Moving away from conventional, often western-centric views and definitions that characterize discipline of Islamic art, this speculative talk by Dr. Ulrike Al-Khamis, Director/Collections and Public Programs, Aga Khan Museum attempts to approach the subject from within the context of Islamic faith, culture, and life to suggest that – directly or indirectly – religion and spirituality have always played a central role in the creation of art and material culture throughout the Islamic world. This event is free and open to the public.
Dr. Ulrike Al-Khamis is a well known museum professional and academic in the field of Islamic art, with over 25 years of experience as a curator and senior advisor for museum and cultural projects. She currently serves as Director of Collections and Public Programs at the Aga Khan Museum in Toronto, Canada. Before coming to Toronto, she worked as Co-Director of the Sharjah Museum of Islamic Civilization as well as Senior Strategic Advisor to the Sharjah Museums Department in the UAE from 2007 to 2017. She began her career in Scotland, where she worked as Principal Curator for South Asia and the Middle East at the National Museums of Scotland from 1999 to 2007 and Curator for Muslim Art and Culture at Glasgow Museums from 1994 to 1999. Dr. Al-Khamis holds a PhD in Islamic art from the University of Edinburgh, Scotland, UK.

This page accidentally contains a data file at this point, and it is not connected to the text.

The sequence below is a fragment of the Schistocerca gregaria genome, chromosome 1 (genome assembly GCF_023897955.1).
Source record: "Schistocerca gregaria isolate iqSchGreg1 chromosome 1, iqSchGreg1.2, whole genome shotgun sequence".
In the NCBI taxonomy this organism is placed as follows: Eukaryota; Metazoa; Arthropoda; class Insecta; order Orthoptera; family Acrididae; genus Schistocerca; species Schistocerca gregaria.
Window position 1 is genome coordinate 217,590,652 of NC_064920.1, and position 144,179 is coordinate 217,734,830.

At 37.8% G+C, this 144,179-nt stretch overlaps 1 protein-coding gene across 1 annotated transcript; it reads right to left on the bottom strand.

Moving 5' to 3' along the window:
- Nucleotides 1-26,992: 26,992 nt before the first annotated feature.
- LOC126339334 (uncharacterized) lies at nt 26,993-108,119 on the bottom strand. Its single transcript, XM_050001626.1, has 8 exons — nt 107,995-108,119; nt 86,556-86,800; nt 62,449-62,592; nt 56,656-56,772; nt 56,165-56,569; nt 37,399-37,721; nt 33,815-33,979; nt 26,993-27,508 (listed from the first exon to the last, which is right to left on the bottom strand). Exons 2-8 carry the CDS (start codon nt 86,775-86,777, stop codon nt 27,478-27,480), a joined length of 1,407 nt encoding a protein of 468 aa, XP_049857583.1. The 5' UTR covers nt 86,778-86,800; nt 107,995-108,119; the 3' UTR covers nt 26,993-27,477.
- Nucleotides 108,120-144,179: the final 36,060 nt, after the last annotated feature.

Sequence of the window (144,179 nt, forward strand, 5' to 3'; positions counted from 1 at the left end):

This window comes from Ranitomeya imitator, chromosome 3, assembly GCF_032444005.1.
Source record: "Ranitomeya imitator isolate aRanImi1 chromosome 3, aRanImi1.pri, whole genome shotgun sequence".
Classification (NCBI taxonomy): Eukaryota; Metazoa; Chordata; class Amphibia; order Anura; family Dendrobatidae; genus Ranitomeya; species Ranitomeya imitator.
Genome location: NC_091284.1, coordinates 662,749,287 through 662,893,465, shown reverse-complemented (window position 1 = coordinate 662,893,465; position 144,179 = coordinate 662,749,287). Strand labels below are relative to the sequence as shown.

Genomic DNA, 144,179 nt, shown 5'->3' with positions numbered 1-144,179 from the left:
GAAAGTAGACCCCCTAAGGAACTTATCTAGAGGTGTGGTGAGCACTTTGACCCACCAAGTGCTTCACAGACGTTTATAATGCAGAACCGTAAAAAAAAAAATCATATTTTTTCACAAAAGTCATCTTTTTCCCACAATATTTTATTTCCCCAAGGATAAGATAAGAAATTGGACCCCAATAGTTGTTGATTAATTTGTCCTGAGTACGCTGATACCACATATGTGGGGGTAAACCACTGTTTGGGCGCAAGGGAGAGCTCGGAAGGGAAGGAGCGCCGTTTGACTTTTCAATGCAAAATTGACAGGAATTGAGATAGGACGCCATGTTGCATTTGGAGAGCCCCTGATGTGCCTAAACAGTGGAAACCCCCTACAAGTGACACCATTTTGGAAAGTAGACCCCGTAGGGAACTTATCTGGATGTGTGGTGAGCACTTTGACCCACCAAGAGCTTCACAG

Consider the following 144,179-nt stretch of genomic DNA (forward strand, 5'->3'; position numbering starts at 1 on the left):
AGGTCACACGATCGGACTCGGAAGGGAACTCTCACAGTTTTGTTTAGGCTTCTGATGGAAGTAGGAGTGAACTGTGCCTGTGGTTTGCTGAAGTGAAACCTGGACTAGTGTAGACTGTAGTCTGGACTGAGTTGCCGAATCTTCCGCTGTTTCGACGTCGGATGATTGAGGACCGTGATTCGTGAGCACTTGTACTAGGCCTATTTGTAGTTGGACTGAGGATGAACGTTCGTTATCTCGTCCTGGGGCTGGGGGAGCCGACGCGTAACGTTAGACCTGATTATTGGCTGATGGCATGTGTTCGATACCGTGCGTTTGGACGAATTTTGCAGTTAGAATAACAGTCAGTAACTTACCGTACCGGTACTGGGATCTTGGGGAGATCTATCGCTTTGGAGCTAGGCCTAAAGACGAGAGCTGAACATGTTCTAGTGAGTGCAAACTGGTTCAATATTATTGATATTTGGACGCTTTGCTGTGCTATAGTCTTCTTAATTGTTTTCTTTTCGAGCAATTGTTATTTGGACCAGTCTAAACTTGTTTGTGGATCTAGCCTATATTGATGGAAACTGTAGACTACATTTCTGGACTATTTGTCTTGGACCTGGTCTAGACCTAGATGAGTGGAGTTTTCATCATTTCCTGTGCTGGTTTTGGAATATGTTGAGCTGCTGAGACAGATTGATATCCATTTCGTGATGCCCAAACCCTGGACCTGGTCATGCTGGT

The theme this year for Islamic History Month is Art in Islam. Islamic History Month aims at making Muslims and Non-Muslims aware of Muslim contributions in such areas as Arts, Science, Medicine and technology to world heritage. This event is organized by the Islamic Society of Kingston.